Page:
What I love about the AddThis tool I’m using is that it’s now individually optimized–meaning, it shows you the social tools YOU tend to use most.

  21. Hi.. 🙂

    Really nice post for me. I am interesting to see commenting here from different-different writer’s opinion. I also hate from unnecessary animation in site. Actually simple and well designed site looking more beautiful and even faster than other animated site.

    Adding a lot of ads into a site makes its performance down. And audience do not like to visit that site again.

    Thanks for sharing this post.. 🙂

    Have a nice day..

    – Ravi.

  22. Anna says:

    I evolved from just being the writer to being the administrator of our corporate blog. At first, I just wanted to make sure it looks simple and clean. I quickly realized when I started browsing the blog from my phone how painful it was to read. Glad I came across this post. I liked how Sandy pointed out “Poorly chosen line length and height”. Such a small detail that gets overlooked so easily. Thanks for these great tips! Looking forward to applying them and hopefully, increase traffic/time spent reading our blog.

    • Sandy says:

      Thank you, Anna! Gosh, yes, responsive design has forced us to change the way we do things. Glad you liked the post! I hope it helps to make an easier time of cleaning up your company blog. 🙂

  23. I like your website because it have a lot of articles that they happen in everyday of our life .sss

  24. Hi Sandy,

    This is a helpful list of “don’ts” for new bloggers considering how to design their blog.

    As I read through your list, I found myself shaking my head and thinking, “Hard to believe people still do that”, but then I remembered that millions of first timers start a blog every day.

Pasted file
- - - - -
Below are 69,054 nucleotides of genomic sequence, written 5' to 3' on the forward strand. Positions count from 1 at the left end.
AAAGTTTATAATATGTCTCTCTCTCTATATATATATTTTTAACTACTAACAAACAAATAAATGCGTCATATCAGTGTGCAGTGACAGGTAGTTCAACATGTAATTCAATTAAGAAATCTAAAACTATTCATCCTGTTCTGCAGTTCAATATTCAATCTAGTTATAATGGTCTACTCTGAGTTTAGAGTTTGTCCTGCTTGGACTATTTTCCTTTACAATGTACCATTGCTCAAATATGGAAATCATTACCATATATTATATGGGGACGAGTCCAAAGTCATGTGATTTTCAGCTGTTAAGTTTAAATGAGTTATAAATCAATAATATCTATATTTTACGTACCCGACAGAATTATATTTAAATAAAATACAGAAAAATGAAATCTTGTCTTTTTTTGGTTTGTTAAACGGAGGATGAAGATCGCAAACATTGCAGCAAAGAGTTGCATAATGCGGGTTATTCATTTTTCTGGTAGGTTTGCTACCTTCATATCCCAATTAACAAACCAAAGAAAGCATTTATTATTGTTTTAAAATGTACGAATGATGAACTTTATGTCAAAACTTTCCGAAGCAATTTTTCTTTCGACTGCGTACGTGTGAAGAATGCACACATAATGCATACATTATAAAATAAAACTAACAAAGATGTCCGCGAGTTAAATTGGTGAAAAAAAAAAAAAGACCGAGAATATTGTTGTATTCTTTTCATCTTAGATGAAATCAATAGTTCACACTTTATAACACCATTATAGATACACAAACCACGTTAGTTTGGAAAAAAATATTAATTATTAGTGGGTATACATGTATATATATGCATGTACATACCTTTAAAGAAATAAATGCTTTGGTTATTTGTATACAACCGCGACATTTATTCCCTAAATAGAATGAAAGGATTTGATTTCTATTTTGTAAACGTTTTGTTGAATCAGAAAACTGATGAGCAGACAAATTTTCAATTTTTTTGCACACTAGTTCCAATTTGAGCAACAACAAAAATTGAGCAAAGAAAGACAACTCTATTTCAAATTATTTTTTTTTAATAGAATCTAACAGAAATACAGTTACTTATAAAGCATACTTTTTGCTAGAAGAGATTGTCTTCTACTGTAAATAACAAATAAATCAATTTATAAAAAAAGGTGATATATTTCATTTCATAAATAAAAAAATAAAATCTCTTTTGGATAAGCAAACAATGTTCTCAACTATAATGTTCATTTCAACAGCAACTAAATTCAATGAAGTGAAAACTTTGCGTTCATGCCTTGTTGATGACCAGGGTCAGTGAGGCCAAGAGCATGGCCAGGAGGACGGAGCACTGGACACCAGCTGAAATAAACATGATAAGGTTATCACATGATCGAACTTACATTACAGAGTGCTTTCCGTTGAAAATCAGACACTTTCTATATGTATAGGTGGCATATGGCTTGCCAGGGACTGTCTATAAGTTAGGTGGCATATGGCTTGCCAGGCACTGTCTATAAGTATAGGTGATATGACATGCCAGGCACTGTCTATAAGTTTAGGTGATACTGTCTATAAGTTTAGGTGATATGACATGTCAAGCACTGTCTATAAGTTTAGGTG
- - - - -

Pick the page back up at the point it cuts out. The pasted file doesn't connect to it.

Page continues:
So I’ll definitely share this.

    I almost think the font size in these comments is too small. Almost. It’s borderline.

    Cheers,

    Matthew

    • Sandy says:

      Matthew, thank you for your lovely feedback. I often forget that too. 🙂 I sometimes wonder, when I write things like this, whether I’m telling people something they already know. But I guess even when I already know something, sometimes it’s nice to have it reiterated and reinforced. Thank you for the share. I hope your readers find it helpful!

  25. Richard Workman says:

    Hello everyone,
    I have just started blogging and will eventually get the hang of it. I’m doing everything i can to get the hang of it,( reading all i can ) Mostly getting help by reading ,(DESIGNING YOUR WEB BLOG)BY: Matthew Loomis.But all help is appreciated. Thanks you all have helped very much.

  26. Eva says:

    Hi Carol,

    I enjoyed your post and agree with all of it, especially dark background. Whenever I come across a website or blog with dark backgrounds and bright text, I immediately exit stage left. Not only is it hard to read, but it also adversely impacts my mood.

  27. Hi Carol,
    Great post, as usual, Breaking up your post into short paragraphs, each focused on a single and simple point is so important, and I totally agree with you on that. This makes your write up more attractive to readers hence, they will find it much easier digesting every information you have to offer. I love this write-up, it’s filled with so many actionable tips, thanks for sharing.